The Curious Savage by John Patrick is a delightful play that is often referred to as comedic (“The Curious Savage,” Wikipedia). The plot is that a woman plans to spend her money on something her family finds frivolous, so they conspire to commit her to a psychiatric hospital. Within the hospital are many officially crazy people, who have fewer problems than the woman’s stepchildren. These insane, who are actually society’s misfits, are the very people whom Mrs. Savage was planning to benefit with her money (“The Curious Savage,” Theater on a Shoestring). In fact, the drama is a playful look at insanity, as greed and as officially declared by society.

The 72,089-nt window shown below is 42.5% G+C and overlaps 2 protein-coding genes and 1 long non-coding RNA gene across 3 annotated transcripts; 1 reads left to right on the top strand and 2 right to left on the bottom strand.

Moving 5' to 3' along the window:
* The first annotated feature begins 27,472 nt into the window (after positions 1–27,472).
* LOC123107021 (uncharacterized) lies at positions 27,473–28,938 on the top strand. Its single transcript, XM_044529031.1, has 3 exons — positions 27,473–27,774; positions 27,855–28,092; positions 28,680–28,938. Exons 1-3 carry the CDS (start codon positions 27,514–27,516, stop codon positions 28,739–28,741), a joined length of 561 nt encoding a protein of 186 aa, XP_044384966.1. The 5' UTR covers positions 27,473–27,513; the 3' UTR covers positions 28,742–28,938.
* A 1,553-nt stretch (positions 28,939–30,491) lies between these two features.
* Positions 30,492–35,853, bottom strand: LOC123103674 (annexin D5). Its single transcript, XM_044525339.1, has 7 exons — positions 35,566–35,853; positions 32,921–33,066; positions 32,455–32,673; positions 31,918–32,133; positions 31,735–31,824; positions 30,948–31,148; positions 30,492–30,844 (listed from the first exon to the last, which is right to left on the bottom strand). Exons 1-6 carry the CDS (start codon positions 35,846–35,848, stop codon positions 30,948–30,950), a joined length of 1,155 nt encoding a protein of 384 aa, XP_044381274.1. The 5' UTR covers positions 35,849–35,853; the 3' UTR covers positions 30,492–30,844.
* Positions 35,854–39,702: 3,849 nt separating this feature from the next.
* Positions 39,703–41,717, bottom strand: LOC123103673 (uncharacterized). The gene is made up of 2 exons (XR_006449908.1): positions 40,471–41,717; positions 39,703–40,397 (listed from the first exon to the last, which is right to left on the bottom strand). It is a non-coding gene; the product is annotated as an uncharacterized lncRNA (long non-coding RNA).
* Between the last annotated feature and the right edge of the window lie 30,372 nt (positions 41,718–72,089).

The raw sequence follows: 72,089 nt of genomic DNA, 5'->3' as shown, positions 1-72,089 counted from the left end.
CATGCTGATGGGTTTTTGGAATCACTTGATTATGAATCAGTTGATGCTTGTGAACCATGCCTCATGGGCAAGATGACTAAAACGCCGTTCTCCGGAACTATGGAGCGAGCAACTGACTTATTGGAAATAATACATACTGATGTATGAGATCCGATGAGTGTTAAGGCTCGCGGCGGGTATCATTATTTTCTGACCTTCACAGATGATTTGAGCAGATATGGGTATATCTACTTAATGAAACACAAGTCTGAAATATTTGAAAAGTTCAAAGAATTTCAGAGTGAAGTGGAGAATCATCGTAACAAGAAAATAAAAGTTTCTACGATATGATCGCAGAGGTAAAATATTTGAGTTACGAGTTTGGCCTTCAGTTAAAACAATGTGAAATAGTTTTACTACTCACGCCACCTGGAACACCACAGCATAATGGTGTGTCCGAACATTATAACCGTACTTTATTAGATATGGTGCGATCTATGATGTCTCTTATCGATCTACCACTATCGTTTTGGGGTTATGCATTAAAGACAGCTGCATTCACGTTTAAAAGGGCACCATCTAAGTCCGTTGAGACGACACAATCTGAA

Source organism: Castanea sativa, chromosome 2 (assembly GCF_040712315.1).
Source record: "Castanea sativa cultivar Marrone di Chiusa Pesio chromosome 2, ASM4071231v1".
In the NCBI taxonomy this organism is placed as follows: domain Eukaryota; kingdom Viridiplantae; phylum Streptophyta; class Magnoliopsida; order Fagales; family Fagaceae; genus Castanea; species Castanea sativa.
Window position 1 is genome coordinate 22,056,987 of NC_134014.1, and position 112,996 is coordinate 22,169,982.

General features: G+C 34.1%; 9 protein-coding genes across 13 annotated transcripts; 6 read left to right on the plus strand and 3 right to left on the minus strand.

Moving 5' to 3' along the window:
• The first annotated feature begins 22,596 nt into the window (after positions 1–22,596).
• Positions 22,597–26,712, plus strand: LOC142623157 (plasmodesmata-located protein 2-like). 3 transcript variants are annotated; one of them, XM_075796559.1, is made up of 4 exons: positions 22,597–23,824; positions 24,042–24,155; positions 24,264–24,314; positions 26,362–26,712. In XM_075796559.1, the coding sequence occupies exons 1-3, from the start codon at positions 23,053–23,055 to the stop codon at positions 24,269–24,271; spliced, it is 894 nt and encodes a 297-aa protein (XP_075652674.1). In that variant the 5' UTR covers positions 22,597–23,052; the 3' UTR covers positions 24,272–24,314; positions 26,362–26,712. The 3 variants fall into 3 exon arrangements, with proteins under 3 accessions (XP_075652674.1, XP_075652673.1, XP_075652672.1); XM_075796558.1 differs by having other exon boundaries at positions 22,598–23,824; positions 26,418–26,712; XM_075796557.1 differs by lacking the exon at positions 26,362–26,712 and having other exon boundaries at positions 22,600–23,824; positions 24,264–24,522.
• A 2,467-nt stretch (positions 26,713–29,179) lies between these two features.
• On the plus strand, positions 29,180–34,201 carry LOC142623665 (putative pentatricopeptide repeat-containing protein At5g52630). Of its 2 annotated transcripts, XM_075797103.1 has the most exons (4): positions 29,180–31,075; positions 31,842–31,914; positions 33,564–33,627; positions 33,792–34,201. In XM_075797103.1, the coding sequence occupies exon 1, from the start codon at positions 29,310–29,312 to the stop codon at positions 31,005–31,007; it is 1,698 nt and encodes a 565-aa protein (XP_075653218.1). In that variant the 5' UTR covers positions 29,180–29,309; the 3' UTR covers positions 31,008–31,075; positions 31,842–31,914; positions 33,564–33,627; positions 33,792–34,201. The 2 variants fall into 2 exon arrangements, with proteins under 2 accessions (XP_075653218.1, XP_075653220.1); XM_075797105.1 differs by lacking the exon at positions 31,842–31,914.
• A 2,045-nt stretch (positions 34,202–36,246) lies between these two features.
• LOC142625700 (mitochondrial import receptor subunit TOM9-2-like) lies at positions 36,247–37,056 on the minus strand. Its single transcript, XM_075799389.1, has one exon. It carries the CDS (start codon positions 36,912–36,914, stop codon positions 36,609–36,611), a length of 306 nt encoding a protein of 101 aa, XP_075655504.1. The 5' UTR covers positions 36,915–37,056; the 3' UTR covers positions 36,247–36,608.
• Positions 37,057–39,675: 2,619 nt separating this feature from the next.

John Patrick demonstrates that greed is insanity in this play (Carrier). He introduces the play through the children of the late Mr. Savage. Mrs. Savage’s stepchildren do not want her to spend the money their father left her because they want to inherit it themselves. So, despite their stepmother’s clear sanity, they conspire to have her committed to a sanitorium in order to gain control of the money (Patrick 326). They lie out of greed. The doctor who agrees to commit her is also greedy. The siblings have promised him a financial bonus if their stepmother is found insane (327). This greed is the real insanity (Lucas). The family and the doctor go outside the ethical and moral rights of their positions in relation to Mrs. Savage and break society’s expectations, which is the definition of insanity (Carrier).